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Knick-Knacks For Setting up an Electronics Bench Answered

I've decided to start doing some fiddling around with circuit board electronics such as arduino and LEDs. I've got the basic tools e.g. soldering iron, helping hands, solder, etc. I'm planning on getting a temp control. 

However, I know from long experience in tech matters that there are always some little "knick-knacks" that you always end up needing. For example, in most basic machine repair, you always find you need an assortment of screws, bolts, nuts and washers around if you don't want to have to go to the hardware store twice a day. 

So what kind of little fiddling things should I look at getting that the more experienced might have on hand without thinking about. Are there tapes, wires, odd little tools, collections of components etc that are useful but no obvious to novices? Is there something you'd wish you had when you first started? 

Heh, I am afraid I don't know exactly what to ask for because I'm asking about things I don't know to ask for.  

26 Replies

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steveastrouk (author)2011-04-13

Get an oscilloscope. THE most useful tool you can have for electronics.

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shannonlove (author)steveastrouk2011-04-15

What kind of task would you use an oscilloscope for in this kind of hobby work? Most of this modern stuff seems all digital and I always associate them with more sophisticated analog work.

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steveastrouk (author)shannonlove2011-04-15
What kind of tasks ?
  • Is your digital signal happening when it should ?
  • When it happens, is it the right level, or is something loading it ?
  • Is it noisy ?
  • When your arduino project doesn't work, is the supply dipping very quickly, and tripping the reset ?
'scopes are used in ALL electronics work - analogue or digital - digital signal analysis is as fine an art as analogue. I think you'll be surprised just how often you'd deploy one, if you had one.

This is a particularly neat little scope you can pick up

Steve

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shannonlove (author)steveastrouk2011-04-15

I see. I will take your advice to heart and put that on my list.

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Goodhart (author)steveastrouk2011-04-13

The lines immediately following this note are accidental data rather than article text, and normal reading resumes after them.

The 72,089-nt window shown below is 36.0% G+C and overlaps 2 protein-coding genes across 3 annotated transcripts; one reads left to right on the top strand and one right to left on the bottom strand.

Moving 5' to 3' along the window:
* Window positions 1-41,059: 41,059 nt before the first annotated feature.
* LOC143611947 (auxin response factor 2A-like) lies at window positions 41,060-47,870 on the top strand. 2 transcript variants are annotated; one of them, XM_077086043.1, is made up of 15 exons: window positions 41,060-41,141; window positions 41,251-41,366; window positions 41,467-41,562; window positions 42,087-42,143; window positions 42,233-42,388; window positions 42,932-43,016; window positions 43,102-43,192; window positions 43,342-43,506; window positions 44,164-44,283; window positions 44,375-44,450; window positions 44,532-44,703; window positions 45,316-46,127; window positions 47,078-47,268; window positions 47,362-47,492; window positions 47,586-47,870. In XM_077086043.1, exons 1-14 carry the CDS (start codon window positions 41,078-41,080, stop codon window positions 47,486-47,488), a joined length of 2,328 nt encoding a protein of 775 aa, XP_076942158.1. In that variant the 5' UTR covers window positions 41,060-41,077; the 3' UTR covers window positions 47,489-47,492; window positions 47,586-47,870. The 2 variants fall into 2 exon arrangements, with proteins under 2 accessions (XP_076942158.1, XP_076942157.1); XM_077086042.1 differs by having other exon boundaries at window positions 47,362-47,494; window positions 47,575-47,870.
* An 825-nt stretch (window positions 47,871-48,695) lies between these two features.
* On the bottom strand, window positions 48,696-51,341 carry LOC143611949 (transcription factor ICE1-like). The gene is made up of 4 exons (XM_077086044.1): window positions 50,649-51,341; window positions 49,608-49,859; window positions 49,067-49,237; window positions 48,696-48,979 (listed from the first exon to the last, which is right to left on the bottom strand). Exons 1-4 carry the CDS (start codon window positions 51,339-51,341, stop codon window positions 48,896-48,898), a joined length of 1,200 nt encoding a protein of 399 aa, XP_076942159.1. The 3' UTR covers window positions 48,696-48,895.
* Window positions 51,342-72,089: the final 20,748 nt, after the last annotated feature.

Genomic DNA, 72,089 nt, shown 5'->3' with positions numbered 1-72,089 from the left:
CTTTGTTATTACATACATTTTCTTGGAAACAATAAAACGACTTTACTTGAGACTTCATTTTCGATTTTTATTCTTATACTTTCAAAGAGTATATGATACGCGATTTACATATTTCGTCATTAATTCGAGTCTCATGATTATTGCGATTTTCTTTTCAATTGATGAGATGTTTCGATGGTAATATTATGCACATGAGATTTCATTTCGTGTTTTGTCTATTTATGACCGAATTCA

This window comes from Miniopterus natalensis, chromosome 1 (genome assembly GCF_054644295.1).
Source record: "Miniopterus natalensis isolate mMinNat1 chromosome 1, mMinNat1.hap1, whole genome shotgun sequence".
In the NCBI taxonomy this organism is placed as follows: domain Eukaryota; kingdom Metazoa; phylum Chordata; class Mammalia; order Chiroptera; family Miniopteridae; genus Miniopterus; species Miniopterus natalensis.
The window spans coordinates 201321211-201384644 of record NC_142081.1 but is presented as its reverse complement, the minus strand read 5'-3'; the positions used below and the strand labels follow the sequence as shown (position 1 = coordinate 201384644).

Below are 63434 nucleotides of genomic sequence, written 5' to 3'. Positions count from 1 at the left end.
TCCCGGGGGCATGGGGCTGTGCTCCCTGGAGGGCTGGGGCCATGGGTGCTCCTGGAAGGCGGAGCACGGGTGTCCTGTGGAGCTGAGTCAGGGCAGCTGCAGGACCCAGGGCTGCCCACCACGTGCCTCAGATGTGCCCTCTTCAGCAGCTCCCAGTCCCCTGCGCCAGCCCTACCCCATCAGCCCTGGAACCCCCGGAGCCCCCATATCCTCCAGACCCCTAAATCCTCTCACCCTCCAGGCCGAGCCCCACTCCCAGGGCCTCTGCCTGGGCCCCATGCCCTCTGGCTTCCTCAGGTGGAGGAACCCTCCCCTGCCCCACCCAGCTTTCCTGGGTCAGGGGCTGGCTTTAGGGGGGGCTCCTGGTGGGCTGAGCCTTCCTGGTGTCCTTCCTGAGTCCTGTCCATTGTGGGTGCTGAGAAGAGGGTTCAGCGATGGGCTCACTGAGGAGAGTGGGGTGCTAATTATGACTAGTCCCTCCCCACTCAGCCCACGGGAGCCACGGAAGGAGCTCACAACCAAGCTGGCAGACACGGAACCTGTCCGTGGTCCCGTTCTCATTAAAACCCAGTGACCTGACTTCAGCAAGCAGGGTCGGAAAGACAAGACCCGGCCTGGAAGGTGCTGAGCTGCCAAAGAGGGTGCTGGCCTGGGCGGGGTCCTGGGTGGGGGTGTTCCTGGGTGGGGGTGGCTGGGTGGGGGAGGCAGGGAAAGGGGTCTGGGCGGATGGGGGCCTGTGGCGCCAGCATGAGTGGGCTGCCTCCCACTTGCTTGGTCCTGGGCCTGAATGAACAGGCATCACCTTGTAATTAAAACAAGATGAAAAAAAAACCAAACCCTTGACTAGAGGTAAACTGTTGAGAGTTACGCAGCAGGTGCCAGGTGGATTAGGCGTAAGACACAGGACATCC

IF you learn how to use it....otherwise it becomes the biggest paperweight in the room LOL

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shannonlove (author)Goodhart2011-04-15

I actually know how to use one. I was educated as a biologist and back in college I worked as an undergraduate in a lab where we used oscilloscopes to measure nerve conduction in the claw nerves of blue crabs.

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Goodhart (author)shannonlove2011-04-15

Well there you go :-)  Go for as many functions as you can afford. It is a pain now a days to use the analogue / crude ones I have (unless I am making a simple measurement of waveform etc. )

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steveastrouk (author)Goodhart2011-04-13

yeah, well the same applies to a multimeter, just smaller - any tool is a paperweight if you don't use it.

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Goodhart (author)steveastrouk2011-04-14

Yes, that is true, but I bet more people know how to use a multimeter then an O-scope, analog or digital :-)

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steveastrouk (author)Goodhart2011-04-14

I think you have to not be afraid of 'em. I've used one since I was about 10 years old.

There are so many classes of problem - questions asked here - where even a scope will find the fault in seconds

Steve

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caitlinsdad (author)steveastrouk2011-04-14

I don't think people are afraid to use them. It is no one really has access to one because they are expensive. True, costs have come down and there are digital versions, when I was growing up, the only people with oscilloscopes were busy trying to get people to the moon and wouldn't lend them out.

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caitlinsdad (author)steveastrouk2011-04-15

There's an app for everything now.

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Goodhart (author)caitlinsdad2011-04-15

Yes, and there are several ways to "make" one's computer into an O-scope too.

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Goodhart (author)steveastrouk2011-04-15

It is steep enough if a person "thinks" they may only use it once or twice...